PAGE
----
Every stage in life comes with its own joys and challenges. Making the most of each year requires a positive mindset, strong social connections, exciting activities to take part in – and good overall health.
A balanced diet and regular medical checkups can make this last part easier to keep an eye on, but there are other steps worth taking as well. Certain types of illnesses and other health conditions become more likely at specific periods in life, and there are many medical tests available that can provide a valuable early warning time if you are at risk.
From your teens onwards, let’s look at each recommended medical test by age, so that you can help prevent potential issues before they occur.
No matter your age, an essential preliminary task is to find the right primary care physician and establish your medical history with them, especially when living abroad. Getting baseline readings on your blood pressure, cholesterol levels and body mass index will help the doctor spot anomalies later – particularly if you make them aware of health conditions within your family history.
If this means you need to ask your relatives about family health, then ask. We each inherit quite a lot from our family members, including the likelihood of developing genetic diseases. Any attempt to organise each medical test by age should account for family history and current symptoms.
Testicular cancer most commonly arises between the ages of 25-34, and so young men should begin doing occasional self-exams from 20 years old onwards.
Young women should also begin having pap smears every three years from the age of 21, as cervical cancer is the most common tumour among young women. From 30 onwards, it should be done every three years until the age of 65. Self breast exams are also recommended and should be followed up on with a doctor if any issues become apparent.
When men or women start to become sexually active, it is essential to start getting checked for sexually transmitted diseases. The longer an STD goes without being diagnosed and treated, the more harm it can do over time.
As we become ever more glued to our screens, it is vital to protect our sight. Eye exams should also be performed once every two years, beginning in early adulthood, to check for vision issues as well as eye health. After 45 years of age, annual eye check is necessary.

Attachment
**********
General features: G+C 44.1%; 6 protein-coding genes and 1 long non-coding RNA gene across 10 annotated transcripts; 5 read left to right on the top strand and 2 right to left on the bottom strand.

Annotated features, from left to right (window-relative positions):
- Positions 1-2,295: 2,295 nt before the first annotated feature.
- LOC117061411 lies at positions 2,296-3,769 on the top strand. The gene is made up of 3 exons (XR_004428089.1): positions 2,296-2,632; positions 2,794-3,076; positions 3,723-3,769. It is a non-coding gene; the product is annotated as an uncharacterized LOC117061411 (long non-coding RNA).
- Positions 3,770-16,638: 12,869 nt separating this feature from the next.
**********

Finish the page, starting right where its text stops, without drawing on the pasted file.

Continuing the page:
The skin should also be checked regularly for new spots, freckles and moles, which may be an early indicator of skin cancer. Skin cancer is a serious risk for people who spend time in sunny environments, particularly those with fair skin. This being said, you are at risk of getting skin cancer regardless of you skin colour.
Dental check-ups should be a part of your regular schedule, with a visit to the dentist’s office recommended once every six months throughout your life.
Between the age of 35-40 you should get an assessment at least once every two years. This requires a clinical examination, measuring your vital signs, blood tests and a chest x-ray. Especially from your 40s onwards, keeping a close eye on blood pressure should be a health priority. In fact, our doctor, says that for men “it’s now wise to regularly get cardiovascular evaluation, and for that you need a cardiologist”. In addition, if you seem to experience new changes in mood, sleep habits or weight, your physician should test your thyroid function.
As mentioned above, women should get tested for cervical cancer once every three years during this period, to catch any symptoms early should they occur.
From the age of 40, women should start actively screening their breasts, with a mammogram combined with a breast ultrasound on a yearly basis.
During this period in life, it is recommended to have a colonoscopy to screen for the risk of colorectal cancer and dependent on the test results of the first screening you should then have one every three or five years. Men should also begin screening for prostate cancer at 45-50.
Women experiencing menopause may also want to consult their doctor if symptoms become overly burdensome.
Age 60 and up
Scans for lung cancer are recommended during this time, for those who smoke or used to smoke for a significant period of their lives.
Vision and hearing checks should be done with greater frequency during this stage in life, as part of your regular physical check-ups. Eye-related conditions, in particular, are a higher risk for people in this age group.
It also becomes important during this period to be scanned for bone density, particularly if risk factors of osteoporosis (or brittle bones) are evident.
Other important points
Please note that every person’s body creates its unique medical history, and the above recommendations are only to be taken as the most general of guidelines. Consult your doctor often with questions and concerns you may have about your health, and about which is the right medical test by age.
Note also that tests and screenings do not cover all the risks you are likely to face. In an earlier blog post, we discussed the six most common life-threatening causes of hospitalisation in Thailand, some of which can’t be prevented by early screening, as they can depend on healthy lifestyles, careful daily living and other factors.
For any stage of a person’s life, it is essential to have the right treatment whenever it is needed. Quality care depends on having comprehensive medical insurance, and Luma provides some of the most popular and dependable international health insurance plans in Thailand. Whether you are old or young, contact Luma today for local insurance and expat health insurance to keep yourself in good health moving forward.
Learn more about how to get the best health insurance in Thailand with our Ultimate Guide.